Clinical Trials

Clinical Trials and Fertility Studies

Please find all the current clinical trials that are active in our network below:

  1. University of Colorado is currently conducting a clinical trial testing three different medications to help women with unexplained infertility to become pregnant.
  2. CORM Research Study for Men: Do you have low testosterone?
  3. CORM Research Study for Women: Feeling pain caused by endometriosis?


  1. What is a Clinical Trial? In health care, a clinical trial is conducted to allow safety and efficacy data to be collected for new drugs or devices. A clinical trial can only be conducted once satisfactory information has been gathered on the quality of the product and its non-clinical safety. An approval from an ethics committee like IRB (Institutional Review Board) must be granted in the country where the trial is taking place.

    Clinical trials are typically orchestrated by an investigator. Depending on the type of product and the stage of its development, investigators enroll healthy volunteers and/or patients into small pilot studies initially, followed by larger scale studies in patients that often compare the new product with the currently prescribed treatment. As positive safety and efficacy data are gathered, the number of patients is typically increased.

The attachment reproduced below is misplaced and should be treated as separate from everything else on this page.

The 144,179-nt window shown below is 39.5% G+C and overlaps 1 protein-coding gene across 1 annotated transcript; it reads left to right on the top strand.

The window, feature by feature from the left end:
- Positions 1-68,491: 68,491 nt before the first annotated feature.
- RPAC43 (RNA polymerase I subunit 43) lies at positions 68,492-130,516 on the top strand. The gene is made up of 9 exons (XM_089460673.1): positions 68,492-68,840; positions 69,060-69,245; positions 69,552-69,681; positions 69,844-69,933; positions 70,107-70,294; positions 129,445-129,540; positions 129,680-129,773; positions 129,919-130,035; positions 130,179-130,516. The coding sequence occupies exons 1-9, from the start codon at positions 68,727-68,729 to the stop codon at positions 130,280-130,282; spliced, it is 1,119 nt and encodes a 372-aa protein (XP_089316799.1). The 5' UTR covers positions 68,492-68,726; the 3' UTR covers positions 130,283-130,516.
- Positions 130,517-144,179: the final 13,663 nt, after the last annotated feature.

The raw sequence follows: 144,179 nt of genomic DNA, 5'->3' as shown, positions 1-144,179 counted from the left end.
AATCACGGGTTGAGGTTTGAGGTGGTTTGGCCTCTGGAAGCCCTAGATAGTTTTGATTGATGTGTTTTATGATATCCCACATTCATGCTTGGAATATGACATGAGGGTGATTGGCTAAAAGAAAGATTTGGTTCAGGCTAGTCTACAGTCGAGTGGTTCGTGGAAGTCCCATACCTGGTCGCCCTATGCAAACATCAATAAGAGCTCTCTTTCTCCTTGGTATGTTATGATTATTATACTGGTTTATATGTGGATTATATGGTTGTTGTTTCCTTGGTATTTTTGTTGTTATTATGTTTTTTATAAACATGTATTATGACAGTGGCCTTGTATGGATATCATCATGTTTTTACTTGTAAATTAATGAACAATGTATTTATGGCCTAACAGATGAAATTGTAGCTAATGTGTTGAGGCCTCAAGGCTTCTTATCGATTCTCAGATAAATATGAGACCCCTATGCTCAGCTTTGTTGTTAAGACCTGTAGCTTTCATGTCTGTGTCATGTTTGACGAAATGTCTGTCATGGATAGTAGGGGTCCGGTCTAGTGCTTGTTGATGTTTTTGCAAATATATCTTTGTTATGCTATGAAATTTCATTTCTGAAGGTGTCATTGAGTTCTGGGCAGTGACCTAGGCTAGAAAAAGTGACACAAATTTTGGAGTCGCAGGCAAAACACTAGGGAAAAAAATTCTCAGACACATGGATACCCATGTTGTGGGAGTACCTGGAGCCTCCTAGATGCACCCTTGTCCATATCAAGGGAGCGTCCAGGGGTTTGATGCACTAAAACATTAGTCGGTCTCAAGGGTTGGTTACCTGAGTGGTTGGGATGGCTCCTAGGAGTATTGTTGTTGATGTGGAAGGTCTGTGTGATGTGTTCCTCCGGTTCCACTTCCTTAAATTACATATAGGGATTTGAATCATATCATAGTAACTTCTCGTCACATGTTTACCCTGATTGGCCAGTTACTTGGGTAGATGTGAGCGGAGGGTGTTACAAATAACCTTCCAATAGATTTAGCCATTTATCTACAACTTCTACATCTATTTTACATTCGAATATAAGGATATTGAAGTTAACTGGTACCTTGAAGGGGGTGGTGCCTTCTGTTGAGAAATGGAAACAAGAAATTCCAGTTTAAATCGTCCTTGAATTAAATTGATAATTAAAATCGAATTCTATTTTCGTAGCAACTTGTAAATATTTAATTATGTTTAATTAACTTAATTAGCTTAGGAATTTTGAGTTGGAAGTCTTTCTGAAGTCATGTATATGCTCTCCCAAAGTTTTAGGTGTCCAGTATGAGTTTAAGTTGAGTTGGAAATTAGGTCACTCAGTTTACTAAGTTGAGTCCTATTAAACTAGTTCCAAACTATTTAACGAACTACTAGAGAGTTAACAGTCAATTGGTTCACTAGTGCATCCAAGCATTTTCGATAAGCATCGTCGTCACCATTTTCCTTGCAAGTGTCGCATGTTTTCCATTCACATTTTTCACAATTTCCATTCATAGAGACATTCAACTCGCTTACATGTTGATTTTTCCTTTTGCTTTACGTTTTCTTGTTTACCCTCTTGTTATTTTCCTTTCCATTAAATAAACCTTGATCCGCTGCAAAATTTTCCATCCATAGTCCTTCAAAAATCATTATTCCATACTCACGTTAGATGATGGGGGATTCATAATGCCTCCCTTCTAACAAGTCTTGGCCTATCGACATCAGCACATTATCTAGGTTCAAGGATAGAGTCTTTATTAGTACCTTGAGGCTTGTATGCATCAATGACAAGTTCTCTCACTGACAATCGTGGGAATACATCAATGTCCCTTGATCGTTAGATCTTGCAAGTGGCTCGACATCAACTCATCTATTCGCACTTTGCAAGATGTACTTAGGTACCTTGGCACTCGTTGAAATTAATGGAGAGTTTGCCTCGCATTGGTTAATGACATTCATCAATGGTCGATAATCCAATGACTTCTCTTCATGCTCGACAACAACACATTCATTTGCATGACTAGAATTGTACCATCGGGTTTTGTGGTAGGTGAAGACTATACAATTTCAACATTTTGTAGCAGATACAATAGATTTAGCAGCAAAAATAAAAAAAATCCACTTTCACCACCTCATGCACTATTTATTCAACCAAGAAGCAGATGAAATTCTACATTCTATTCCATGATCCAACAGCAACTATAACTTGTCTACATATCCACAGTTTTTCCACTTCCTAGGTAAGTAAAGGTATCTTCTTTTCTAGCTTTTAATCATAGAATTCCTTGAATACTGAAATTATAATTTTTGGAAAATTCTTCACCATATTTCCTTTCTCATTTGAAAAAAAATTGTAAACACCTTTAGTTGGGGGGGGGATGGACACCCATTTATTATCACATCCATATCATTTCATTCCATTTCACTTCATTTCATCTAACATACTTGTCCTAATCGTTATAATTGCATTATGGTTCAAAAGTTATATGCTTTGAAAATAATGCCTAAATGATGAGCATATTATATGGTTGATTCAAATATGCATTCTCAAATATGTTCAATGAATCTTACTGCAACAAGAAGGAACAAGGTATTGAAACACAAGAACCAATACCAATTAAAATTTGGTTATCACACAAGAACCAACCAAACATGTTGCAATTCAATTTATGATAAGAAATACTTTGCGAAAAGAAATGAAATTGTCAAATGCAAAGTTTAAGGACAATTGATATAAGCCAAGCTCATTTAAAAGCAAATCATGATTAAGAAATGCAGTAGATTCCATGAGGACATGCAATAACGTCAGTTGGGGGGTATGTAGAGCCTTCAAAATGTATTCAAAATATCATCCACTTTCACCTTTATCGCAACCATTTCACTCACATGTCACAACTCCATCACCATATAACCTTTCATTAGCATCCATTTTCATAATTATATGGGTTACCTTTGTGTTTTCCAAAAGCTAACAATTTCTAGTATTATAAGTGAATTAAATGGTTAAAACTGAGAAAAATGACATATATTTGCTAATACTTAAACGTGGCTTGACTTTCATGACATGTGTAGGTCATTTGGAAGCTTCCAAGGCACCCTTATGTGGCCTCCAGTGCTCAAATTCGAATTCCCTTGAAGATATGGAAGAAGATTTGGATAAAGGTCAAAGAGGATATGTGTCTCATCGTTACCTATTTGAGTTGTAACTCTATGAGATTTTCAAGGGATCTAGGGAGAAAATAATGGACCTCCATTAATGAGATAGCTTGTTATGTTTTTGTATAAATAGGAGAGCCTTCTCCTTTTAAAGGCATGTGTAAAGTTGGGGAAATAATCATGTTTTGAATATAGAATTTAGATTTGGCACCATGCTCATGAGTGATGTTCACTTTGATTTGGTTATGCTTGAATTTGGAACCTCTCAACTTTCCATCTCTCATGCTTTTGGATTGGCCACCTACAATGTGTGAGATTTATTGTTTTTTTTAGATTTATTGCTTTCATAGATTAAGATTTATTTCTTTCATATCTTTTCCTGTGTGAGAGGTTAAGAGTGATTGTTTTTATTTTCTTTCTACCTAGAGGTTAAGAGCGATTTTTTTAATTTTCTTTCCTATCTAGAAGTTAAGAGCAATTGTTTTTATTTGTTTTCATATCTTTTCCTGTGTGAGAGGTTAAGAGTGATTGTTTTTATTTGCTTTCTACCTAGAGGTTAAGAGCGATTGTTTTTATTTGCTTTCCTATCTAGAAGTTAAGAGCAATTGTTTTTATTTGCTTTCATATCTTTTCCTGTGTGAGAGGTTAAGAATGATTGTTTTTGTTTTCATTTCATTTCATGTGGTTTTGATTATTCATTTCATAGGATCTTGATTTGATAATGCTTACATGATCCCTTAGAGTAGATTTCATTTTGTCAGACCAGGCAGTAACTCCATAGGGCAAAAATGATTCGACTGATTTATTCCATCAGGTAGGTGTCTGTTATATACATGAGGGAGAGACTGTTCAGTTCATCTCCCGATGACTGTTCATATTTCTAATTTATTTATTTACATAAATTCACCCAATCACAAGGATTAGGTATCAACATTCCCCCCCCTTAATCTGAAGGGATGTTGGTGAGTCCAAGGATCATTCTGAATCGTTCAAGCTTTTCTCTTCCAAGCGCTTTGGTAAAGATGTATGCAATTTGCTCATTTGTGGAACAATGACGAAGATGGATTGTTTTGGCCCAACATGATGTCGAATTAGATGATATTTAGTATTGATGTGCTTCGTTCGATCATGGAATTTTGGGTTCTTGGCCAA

2. Who is IRB (Institutional Review Board)? An institutional review board (IRB), also known as an independent ethics committee (IEC) or ethical review board (ERB) is a committee that has been formally designated to approve, monitor, and review biomedical and behavioral research involving humans with the aim to protect the rights and welfare of the research subjects. In the United States, Food and Drug Administration (FDA) and HHS, specifically OHRP, regulations have empowered IRBs to approve, require modifications in (to secure approval), or disapprove research. An IRB performs critical  oversight functions for research conducted on human subjects that are scientific, ethical, and regulatory.